Resources Blog Nexus Plugin API

Nexus Plugin API

In several of the Nexus Pro blog posts, we have mentioned that the Pro features are just plugins to the OSS Core, but we haven't formally discussed it yet. This blog post is an attempt to introduce the Nexus Plugin API.

Most of the architectural work being done to Nexus in the 1.1, 1.2, 1.3 releases has been done to build and enhance the plugin model and convert existing 1.0 features to the new model. Right now a Nexus plugin is essentially a jar containing plexus components and resources such as Javascript alongside a simple descriptor. Nexus plugins are able to add new REST services, add components that affect a request, and even add new UI elements and menu options to the user interface. A look at the functionality defined by each of the Pro features gives a good overview of how significant a plugin can be:

  • LDAP - The LDAP plugin contributes a new security realm, associated REST services, privileges and extends the existing ajax ui panels.
  • Staging & Promotion - This plugin contributes a whole new type of Nexus Managed repository and REST resources / UI to manage it. What's different about this plugin is that it is able to hook into the configuration and create/delete repositories on the fly and the core can still understand the existence of the repos.
  • Procurement - This plugin also adds REST, privileges, new UI panels like the others. It goes a step further and introduces a new remote repository type to handle the plugin firewall logic.
  • P2 Proxy - This plugin contributes entirely new repository content types to handle P2. So now instead of just M1/M2 you get P2 as well. Following this model, a plugin could add content types for things like RPMs, Ruby Gems, etc.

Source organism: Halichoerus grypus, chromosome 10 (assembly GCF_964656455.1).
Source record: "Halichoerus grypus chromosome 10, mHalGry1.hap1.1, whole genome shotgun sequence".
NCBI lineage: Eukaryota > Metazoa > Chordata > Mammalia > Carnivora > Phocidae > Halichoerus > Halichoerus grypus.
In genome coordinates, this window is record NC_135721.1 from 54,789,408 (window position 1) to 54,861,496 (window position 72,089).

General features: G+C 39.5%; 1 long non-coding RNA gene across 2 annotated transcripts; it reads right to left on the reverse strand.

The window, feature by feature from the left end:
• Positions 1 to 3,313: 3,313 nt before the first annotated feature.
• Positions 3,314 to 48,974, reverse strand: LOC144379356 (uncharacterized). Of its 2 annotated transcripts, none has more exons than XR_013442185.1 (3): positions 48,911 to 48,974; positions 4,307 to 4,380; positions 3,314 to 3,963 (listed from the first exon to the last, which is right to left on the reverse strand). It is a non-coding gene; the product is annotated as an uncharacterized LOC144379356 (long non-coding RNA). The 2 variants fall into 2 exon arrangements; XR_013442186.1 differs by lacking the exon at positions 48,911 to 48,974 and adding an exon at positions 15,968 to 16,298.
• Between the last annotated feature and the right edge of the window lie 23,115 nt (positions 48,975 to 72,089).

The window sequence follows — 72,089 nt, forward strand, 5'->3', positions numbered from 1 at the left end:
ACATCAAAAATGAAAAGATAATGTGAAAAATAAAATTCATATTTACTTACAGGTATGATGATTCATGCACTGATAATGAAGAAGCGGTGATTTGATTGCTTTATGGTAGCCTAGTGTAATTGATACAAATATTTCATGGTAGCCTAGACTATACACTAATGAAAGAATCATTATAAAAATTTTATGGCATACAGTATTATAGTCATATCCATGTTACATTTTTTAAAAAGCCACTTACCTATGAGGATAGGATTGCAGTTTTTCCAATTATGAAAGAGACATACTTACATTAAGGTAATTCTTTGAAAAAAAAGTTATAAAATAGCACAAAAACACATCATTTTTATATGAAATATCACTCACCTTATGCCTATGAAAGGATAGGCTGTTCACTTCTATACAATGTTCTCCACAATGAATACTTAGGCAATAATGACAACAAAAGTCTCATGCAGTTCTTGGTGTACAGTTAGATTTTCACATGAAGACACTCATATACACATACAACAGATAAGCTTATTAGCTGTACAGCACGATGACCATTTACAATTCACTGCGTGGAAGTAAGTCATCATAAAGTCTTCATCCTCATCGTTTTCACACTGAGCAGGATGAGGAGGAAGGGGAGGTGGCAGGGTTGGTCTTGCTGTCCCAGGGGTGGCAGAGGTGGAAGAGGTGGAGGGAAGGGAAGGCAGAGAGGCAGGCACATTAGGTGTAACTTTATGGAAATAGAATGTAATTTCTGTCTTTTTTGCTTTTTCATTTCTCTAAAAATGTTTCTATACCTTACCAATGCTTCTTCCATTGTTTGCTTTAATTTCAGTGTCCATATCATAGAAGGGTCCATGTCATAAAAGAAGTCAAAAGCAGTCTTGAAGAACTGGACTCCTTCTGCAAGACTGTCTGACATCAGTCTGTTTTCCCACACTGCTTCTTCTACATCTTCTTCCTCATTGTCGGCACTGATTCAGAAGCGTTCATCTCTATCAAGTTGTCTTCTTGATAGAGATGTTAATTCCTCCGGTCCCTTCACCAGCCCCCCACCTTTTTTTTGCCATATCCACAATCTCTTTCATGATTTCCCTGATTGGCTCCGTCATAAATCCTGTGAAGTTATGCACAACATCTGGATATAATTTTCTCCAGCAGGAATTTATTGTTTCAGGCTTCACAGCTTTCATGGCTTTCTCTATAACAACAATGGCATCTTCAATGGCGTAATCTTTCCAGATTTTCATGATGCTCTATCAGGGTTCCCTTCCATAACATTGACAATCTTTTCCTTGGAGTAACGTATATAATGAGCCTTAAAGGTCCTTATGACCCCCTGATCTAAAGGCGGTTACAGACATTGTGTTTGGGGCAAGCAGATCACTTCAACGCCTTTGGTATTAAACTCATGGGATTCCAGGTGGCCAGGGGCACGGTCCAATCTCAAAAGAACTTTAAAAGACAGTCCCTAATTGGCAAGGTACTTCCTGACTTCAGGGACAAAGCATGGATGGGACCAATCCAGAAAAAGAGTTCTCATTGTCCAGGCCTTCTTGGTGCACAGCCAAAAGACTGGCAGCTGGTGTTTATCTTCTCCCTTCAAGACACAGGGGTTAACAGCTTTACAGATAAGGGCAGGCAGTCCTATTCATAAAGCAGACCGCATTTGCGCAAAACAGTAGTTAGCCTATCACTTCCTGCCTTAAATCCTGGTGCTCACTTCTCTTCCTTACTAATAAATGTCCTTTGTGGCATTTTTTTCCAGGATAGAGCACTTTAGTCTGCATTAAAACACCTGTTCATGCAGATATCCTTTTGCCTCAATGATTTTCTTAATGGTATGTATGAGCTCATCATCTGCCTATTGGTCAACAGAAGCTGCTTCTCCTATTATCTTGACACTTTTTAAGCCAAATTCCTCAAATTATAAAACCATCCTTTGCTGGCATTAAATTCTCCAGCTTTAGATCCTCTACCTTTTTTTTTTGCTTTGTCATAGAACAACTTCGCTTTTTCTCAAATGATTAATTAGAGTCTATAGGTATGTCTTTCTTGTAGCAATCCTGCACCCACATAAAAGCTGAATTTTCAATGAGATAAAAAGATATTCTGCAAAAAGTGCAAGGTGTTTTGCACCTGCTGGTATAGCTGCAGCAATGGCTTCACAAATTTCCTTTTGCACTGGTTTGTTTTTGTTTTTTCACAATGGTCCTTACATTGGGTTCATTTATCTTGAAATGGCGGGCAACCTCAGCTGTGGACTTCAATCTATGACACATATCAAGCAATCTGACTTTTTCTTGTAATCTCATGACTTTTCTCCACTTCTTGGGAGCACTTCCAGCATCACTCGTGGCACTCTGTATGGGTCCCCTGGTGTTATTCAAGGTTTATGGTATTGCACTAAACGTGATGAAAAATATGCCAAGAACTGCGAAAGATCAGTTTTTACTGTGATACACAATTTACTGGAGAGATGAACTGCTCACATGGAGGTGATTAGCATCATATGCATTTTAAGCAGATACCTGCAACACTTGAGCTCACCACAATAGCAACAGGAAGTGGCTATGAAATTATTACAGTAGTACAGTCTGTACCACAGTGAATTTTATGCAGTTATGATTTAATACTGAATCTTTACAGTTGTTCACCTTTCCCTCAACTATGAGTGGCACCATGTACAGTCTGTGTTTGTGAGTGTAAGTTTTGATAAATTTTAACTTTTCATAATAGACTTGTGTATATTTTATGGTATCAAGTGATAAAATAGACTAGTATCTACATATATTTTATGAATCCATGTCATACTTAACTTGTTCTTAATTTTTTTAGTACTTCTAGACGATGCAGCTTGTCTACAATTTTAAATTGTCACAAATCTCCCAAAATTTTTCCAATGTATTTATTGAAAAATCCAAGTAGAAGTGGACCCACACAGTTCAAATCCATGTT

Plugins are also able to:

  • Attach to the event system and process incoming streams in real time
  • Introduce new scheduled tasks (new repo types are able to communicate with the scheduled tasks to prevent certain things from occuring -- for example the Procurement repo blocks out any purge tasks regardless of the source)
  • Extend any UI panel and introduce new ones with left nav items
  • Override or redefine existing ui resources
  • ...and, much, much more... the entire Nexus system is comprised of Plexus components that can be rewired on-demand

The current plugin model requires a restart of Nexus to introduce new plugins. Jason has built a plugin manager based on the Maven plugin model and work is already underway to integrate this into Nexus 1.4. The plugin manager will allow plugins to be loaded/unloaded/reloaded in real time without restarting the system. Full API documentation and examples is under construction and will be covered in future versions the Nexus Book.

Extending Nexus with Plugins

All further functionality we build, both OSS core and Pro will be built as a plugin, which means the plugin model will expand and become more robust over time. It's not an unused API sitting idle.

Justin Edelson has already come forward with a Crowd plugin for Nexus and a release is imminent in the Sonatype Forge - Nexus Plugins project. This will be a significant milestone as it represents the first plugin built and released entirely outside the core Nexus team. There have also been a number of simple LDAP plugins created by third-parties, and while we certainly believe that our own LDAP is more capable the fact that there are already competing options is a testament to the flexibility of the product.

If you have a Nexus plugin or want to write one, please ping us on the Nexus Developer list. We will provide SVN, Jira, Confluence and Nexus repository services via the Sonatype Forge to support this effort.

Picture of Brian Fox

Written by Brian Fox

Brian Fox is a software developer, innovator and entrepreneur. He is an active contributor within the open source development community, most prominently as a member of the Apache Software Foundation and former Chair of the Apache Maven project. As the CTO and co-founder of Sonatype, he is focused on building a platform for developers and DevOps professionals to build high-quality, secure applications with open source components.